When will an employer's discriminatory conduct be deemed out-of-time for the purposes of a 'last straw' constructive dismissal claim?
De Lacey v Wechseln t/a The Andrew Hill Salon (UKEAT/0038/20/VP)
The Respondent employed the Claimant as a trainee hair stylist. The Claimant took maternity leave in October 2015 and returned to work in or around August 2016. She later resigned on 19 January 2017 and claimed that a series of events had occurred (both before and after she was on maternity leave) that amounted to a course of discriminatory conduct and which, taken cumulatively, amounted to a repudiatory breach of the implied term of trust and confidence.
The Claimant claimed that two acts of discrimination had occurred in May 2015 and a non-discriminatory 'last straw' event subsequently occurred on 17 January 2017, which triggered her to resign. She brought claims of pregnancy, maternity and sex discrimination, together with a claim of unfair dismissal arising from constructive dismissal.
A key question was whether the events in 2015 could be deemed to have sufficiently influenced the overall repudiatory breach which gave rise to her constructive dismissal. If not, the allegations of discrimination would likely be out of time.
For a constructive dismissal claim:
- there must be a breach of contract by the employer which is a fundamental breach;
- the employee must resign in response to that breach; and
- the employee must not delay too long in terminating the contract in response to the employer's breach.
The breach may be a one-off act or a series of repeated and more minor acts which, together, culminate in a serious breach. In the latter scenario, where an employee continues their employment throughout the earlier acts, and subsequently resigns in response to the final act, this can be referred to as the 'last straw' doctrine. The Employment Tribunal (ET) has provided guidance as to what will constitute a last straw event. Importantly, the last straw (i) need not be of the same gravity as the previous acts relied upon; (ii) need not be unreasonable or blameworthy; (iii) must not be entirely innocuous, unless the employer's prior fundamental breach also materially contributed to the employee’s decision to resign; and (iv) must be more than utterly trivial.
Where there is a standalone allegation of discrimination, an employee will usually have three months from the date of that act to bring a claim. However, where the last straw doctrine applies, the employee will instead have three months from the date of the last straw event to complain about all of the acts in the alleged series. The ET can choose to extend this time limit where it deems it is just and equitable to do so.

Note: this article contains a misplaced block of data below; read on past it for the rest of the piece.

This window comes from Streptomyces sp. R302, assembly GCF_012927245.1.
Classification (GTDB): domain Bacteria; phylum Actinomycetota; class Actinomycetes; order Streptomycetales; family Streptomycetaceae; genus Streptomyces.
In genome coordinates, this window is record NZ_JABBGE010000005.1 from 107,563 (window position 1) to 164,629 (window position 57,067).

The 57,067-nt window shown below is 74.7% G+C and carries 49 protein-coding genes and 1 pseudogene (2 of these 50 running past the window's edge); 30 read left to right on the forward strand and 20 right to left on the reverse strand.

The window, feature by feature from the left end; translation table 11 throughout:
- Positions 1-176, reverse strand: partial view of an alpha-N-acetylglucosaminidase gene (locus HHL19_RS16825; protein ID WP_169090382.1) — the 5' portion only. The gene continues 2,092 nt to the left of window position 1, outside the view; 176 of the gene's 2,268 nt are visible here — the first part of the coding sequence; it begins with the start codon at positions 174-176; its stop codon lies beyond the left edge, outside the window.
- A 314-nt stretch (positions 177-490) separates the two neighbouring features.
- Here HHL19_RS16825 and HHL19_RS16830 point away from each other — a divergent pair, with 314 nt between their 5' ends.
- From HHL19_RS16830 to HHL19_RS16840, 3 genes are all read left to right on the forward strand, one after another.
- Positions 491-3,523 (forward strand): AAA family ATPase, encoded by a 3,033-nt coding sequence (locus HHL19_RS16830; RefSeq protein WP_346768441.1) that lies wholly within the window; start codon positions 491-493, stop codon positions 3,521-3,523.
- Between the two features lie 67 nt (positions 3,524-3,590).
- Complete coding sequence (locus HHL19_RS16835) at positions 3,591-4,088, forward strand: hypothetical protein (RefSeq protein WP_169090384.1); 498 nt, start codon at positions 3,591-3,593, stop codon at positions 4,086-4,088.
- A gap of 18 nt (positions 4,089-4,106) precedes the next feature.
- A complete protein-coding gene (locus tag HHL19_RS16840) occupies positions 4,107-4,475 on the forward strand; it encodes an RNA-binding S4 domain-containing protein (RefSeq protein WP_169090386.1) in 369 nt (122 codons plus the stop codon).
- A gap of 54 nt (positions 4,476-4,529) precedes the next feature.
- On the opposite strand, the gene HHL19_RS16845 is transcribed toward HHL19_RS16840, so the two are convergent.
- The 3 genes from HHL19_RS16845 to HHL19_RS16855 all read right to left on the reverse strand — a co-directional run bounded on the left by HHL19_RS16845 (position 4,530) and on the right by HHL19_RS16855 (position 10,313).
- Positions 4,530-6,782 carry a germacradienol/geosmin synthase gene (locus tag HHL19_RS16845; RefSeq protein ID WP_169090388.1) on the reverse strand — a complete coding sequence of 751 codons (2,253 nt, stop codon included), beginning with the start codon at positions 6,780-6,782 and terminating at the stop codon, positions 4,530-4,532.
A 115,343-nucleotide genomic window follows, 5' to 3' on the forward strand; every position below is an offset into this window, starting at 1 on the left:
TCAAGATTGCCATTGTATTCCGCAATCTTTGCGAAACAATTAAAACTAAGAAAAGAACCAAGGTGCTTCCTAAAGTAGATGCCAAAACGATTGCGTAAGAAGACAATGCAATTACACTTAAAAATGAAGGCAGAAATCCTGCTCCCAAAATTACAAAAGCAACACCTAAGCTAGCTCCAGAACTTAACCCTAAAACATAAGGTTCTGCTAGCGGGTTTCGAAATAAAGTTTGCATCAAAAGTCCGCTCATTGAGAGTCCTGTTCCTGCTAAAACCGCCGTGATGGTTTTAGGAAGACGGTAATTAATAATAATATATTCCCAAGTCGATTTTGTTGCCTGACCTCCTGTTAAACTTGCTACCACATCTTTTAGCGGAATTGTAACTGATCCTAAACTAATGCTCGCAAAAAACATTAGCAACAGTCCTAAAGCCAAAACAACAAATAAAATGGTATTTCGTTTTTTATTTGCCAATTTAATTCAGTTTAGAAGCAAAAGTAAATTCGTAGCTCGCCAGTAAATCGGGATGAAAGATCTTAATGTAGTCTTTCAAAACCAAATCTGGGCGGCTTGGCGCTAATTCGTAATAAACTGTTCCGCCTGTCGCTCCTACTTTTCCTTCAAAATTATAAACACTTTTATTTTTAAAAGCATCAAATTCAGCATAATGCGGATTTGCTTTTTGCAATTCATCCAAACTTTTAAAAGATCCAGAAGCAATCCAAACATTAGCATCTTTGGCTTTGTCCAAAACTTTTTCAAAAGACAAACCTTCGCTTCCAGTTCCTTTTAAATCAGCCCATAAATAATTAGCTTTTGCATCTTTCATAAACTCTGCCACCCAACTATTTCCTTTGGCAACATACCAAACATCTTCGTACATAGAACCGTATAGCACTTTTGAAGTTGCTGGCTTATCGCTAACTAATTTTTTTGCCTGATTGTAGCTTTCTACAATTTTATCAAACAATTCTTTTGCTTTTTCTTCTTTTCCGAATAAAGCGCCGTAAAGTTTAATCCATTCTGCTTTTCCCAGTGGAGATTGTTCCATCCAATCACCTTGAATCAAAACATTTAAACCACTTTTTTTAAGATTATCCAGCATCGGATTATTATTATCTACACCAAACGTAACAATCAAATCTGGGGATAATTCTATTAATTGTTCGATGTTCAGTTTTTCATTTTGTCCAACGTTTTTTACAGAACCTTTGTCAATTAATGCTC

What did the ET decide in this case?
The ET dismissed the Claimant's claims of discrimination on the basis that only the events occurring in May 2015 were found to be potentially discriminatory. Given that these events were historic and the Claimant had not established there was a course of discriminatory conduct extending until January 2017, they were deemed out-of-time and the ET omitted to consider whether they constituted unlawful discrimination.
The Claimant appealed to the Employment Appeal Tribunal (EAT) against the ET's decision on the basis that the events in 2015 were a material part of the fundamental breach leading up to her resignation. She claimed that the ET should therefore have considered whether the Respondent was able to prove the acts did not constitute unlawful discrimination. If it was unable to do so, she argued that the discriminatory acts should have been deemed in time and relevant to the constructive dismissal claim.
What did the EAT decide?
The EAT allowed the Claimant’s appeal on the basis that the ET had failed to deal with the possibility that the May 2015 allegations, if discriminatory, would mean that the constructive dismissal was also discriminatory.
Where there is a range of matters that, taken together, amount to a constructive dismissal, some of which consist of discrimination and some of which do not, the question is whether the discriminatory matters sufficiently influenced the overall repudiatory breach so as to render the constructive dismissal discriminatory. It was not necessary that the last straw itself was an act of discrimination.
The ET did not apply its mind to the question of (i) whether the May 2015 incidents constituted unlawful discrimination and; (ii) if so, whether the overall repudiatory breach which gave rise to the constructive dismissal was sufficiently influenced by such discrimination so as to render the constructive dismissal itself an act of discrimination. The matter was referred back to the ET to be reconsidered.
What can employers take from this?
This case highlights that an employee may rely on historic allegations of unlawful discrimination when seeking to rely on a last straw act in a claim for constructive dismissal. This could even be the case where a significant amount of time has passed since an act of discrimination has occurred, provided the employee can show that it sufficiently influenced a repudiatory breach leading the employee's resignation.